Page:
I’m starting this blog during my final months as president of Bread for the World and the Alliance to End Hunger. After my retirement, I plan to focus mainly on the 2020 elections and new learnings about strategies to change the politics of poverty. But this is a moment of extraordinary uncertainty and importance, and I want to share on my blog some of what I’m thinking and writing for Bread and the Alliance now. I’ll tag the blog posts in the series “Bread for the World” and “Alliance to End Hunger.” The essay below first appeared in Bread of the World’s January 2020 newsletter. It is a faith-grounded reflection on my years at Bread for the World.
We are bombarded by bad news—war, violent weather, violent policies:
"O Lord, how long shall the wicked exult? They pour out their arrogant words…They crush your people, O Lord…" (Psalm 94)
But we have reasons for hope and persistence. The world’s unprecedented progress in recent decades—shown on the right side of the graphic below—is a powerful reason for hope. At Bread for the World, we have come to see this progress as a contemporary experience of our saving God—a great exodus from hunger.
The left side of the graphic shows that we have made progress in our country, too. Nearly all this progress was made in the late 1960s and early 1970s when the nation set up programs like Medicaid and SNAP for low-income people. We learned from that experience that we can reduce hunger and poverty in our country too, and we have maintained and improved those programs over the years.
Bread for the World and its members have played a significant role in the advances shown in this graphic.
Over the last few decades, Bread for the World has been an important voice as U.S. international aid has quadrupled in scale and steadily improved in effectiveness. President Trump has pushed for deep cuts in international aid, but—thanks in part to our advocacy—Congress has continued to increase aid. In fact, the average annual appropriation for international aid during the Trump administration has been higher than in the last year of Obama’s presidency.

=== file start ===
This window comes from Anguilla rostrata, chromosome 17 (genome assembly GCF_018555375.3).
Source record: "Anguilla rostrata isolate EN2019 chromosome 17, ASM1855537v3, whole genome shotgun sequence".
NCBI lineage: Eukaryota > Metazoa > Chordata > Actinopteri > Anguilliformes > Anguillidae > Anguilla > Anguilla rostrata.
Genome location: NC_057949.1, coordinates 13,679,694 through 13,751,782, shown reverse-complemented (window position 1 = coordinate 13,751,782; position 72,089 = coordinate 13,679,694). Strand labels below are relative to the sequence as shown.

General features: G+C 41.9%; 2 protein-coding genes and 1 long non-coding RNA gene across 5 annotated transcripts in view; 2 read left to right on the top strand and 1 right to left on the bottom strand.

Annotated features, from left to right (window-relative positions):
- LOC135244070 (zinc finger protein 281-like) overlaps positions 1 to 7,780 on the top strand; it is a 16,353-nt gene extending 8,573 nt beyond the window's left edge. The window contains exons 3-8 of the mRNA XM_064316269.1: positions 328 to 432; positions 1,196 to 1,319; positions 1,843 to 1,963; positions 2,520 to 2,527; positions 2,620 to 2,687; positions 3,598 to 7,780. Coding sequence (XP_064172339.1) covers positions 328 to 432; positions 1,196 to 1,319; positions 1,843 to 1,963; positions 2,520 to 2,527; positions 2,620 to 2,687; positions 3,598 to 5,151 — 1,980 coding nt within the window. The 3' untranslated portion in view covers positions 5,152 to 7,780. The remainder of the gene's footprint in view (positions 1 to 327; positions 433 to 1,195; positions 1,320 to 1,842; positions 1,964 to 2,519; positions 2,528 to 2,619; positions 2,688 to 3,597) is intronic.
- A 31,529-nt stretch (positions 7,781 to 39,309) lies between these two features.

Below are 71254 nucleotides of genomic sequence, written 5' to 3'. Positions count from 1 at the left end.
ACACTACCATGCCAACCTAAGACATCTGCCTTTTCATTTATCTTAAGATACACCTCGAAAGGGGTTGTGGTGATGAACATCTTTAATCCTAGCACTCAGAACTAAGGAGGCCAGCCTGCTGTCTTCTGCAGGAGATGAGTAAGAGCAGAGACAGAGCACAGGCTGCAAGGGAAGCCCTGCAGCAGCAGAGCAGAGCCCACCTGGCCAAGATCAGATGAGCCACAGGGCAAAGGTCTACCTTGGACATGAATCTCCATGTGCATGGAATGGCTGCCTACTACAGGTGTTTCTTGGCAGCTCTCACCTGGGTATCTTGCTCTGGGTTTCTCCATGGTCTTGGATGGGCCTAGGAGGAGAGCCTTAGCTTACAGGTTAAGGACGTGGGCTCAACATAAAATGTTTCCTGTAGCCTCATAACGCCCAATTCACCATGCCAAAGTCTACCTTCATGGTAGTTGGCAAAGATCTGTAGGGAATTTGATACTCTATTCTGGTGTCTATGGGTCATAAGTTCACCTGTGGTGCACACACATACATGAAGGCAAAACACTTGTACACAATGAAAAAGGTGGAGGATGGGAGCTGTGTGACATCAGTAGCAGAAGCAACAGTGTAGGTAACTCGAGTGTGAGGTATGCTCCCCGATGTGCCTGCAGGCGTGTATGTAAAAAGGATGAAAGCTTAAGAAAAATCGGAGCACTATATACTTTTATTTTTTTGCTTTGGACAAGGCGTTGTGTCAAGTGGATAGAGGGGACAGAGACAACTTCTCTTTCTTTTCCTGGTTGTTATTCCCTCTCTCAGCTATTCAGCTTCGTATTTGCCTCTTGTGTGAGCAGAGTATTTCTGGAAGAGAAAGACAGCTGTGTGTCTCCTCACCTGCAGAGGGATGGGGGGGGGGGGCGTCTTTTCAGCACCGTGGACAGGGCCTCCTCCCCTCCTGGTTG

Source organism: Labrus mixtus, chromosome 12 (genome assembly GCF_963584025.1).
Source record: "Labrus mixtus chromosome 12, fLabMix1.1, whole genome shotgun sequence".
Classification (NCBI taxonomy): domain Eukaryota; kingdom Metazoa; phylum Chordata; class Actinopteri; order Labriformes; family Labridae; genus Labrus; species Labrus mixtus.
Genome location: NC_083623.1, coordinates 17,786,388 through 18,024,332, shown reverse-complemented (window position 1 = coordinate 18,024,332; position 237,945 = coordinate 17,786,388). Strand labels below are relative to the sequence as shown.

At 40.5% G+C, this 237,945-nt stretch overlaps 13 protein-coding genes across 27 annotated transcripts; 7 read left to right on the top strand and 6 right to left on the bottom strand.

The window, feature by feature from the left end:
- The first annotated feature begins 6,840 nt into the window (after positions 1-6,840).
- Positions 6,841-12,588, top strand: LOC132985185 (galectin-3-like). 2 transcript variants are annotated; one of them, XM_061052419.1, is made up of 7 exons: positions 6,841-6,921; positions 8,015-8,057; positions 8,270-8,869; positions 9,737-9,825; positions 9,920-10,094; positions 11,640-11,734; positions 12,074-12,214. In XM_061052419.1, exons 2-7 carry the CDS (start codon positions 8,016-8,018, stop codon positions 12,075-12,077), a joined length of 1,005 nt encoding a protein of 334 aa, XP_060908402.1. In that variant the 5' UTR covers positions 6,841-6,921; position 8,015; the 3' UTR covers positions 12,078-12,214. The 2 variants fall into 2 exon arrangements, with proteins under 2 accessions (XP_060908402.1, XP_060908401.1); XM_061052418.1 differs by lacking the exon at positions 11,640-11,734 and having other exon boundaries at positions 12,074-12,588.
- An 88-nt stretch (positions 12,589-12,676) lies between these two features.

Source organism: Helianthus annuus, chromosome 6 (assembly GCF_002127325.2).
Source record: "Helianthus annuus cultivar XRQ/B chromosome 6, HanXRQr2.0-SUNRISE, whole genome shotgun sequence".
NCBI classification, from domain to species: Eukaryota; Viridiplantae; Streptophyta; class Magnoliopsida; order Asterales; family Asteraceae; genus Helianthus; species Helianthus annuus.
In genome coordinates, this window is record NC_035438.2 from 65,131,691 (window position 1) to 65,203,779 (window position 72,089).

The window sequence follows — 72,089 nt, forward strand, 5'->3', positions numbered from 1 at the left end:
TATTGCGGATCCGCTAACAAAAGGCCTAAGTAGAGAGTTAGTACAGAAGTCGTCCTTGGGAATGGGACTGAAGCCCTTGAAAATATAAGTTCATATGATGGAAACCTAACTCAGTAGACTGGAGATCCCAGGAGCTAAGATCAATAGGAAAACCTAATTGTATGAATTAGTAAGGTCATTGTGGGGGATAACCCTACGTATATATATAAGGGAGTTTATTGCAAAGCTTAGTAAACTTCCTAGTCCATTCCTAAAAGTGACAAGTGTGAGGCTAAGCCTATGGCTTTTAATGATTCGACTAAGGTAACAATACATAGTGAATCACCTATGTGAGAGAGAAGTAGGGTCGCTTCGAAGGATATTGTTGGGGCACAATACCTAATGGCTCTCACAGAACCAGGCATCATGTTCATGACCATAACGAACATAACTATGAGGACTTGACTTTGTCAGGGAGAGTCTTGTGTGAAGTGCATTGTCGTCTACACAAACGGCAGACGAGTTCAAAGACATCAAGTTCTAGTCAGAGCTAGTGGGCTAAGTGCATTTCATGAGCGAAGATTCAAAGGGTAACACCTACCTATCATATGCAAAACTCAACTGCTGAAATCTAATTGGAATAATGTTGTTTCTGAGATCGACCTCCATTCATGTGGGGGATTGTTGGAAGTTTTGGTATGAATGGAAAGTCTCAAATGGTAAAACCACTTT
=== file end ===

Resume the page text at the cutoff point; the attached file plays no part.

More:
Starting in 2011, powerful political forces have pushed for massive cuts in programs that help low-income families in this country. Budget after budget proposed to cut about $2 trillion from these programs. That’s what the government shutdowns and the fiscal cliff were about.
Bread for the World has been a leader of the faith community’s response to the budget debate. Remarkably, Congress has, in the end, made virtually no cuts in poverty-focused programs. At the end of 2019, Congress finally approved some much-needed increases in low-income programs.
Despite all the bad things happening now, progress against hunger and poverty continues. Although the number of people who cope with calorie-deficient diets has gradually increased over the last five years, most of the international indicators of human welfare (including the number of stunted children in the world) are still moving in the right direction. In our country, the Great Recession was a huge setback, but hunger and poverty are now inching downward again.
Decades of progress, the clear impact of advocacy, and continued progress—these are reasons for hope and persistence.
More fundamentally, God is our source of hope. We draw hope from the abundance and resilience of creation, the biblical pattern of moral failure and divine rescue, and the worldwide explosion of faith in a gracious God that began in the resurrection of Jesus.
Psalm 94 promises that “the Lord will not forsake his people.” And Jesus taught his disciples “to pray always and not give up” (Luke 18:1).